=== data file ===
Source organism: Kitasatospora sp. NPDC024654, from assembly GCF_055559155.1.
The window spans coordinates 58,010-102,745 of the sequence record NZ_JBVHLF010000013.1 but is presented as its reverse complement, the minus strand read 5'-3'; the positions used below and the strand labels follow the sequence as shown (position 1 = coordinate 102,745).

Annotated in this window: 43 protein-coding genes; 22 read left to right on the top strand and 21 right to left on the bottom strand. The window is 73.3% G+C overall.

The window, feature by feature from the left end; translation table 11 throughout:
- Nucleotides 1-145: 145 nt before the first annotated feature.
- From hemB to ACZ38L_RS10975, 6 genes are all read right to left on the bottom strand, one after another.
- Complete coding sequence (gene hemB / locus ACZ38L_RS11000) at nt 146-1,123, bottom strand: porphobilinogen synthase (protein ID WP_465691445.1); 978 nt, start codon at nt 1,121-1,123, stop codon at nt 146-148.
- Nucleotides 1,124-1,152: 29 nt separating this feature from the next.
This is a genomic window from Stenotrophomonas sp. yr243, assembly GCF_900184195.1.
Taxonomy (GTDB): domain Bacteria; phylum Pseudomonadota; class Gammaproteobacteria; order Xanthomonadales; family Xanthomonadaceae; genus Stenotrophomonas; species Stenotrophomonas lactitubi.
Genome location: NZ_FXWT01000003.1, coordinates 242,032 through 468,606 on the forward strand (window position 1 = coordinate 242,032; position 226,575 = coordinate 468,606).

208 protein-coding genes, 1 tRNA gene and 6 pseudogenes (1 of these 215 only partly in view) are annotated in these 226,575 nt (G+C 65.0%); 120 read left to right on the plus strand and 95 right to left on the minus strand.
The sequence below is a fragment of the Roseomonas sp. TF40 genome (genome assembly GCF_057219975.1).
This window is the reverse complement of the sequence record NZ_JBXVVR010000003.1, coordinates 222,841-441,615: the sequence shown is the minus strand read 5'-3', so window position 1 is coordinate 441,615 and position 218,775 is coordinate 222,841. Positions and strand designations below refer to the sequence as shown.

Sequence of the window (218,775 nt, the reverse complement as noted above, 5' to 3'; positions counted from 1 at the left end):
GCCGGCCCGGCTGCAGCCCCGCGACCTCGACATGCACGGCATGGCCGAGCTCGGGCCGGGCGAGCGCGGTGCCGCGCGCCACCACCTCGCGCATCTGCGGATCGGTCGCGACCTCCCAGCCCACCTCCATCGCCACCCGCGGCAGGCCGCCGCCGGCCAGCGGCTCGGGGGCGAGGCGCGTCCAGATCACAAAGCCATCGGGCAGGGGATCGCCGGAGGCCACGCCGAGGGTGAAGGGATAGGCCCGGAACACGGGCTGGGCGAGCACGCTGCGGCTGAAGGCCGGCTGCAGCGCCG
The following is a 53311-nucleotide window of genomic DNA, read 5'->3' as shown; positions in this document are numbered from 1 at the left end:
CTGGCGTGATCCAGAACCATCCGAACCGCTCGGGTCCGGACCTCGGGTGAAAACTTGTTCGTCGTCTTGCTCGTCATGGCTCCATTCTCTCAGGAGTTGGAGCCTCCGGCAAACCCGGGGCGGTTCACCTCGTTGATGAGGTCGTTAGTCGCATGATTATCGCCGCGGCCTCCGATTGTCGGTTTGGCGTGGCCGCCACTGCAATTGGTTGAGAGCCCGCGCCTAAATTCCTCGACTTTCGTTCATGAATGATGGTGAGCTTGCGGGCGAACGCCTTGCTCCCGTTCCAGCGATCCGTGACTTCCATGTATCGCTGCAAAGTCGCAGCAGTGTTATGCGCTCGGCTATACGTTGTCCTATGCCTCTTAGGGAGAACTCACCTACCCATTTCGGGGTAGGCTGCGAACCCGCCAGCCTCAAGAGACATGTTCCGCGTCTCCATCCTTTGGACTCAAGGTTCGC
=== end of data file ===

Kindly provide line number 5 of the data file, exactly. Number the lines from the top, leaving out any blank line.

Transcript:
- Nucleotides 1-145: 145 nt before the first annotated feature.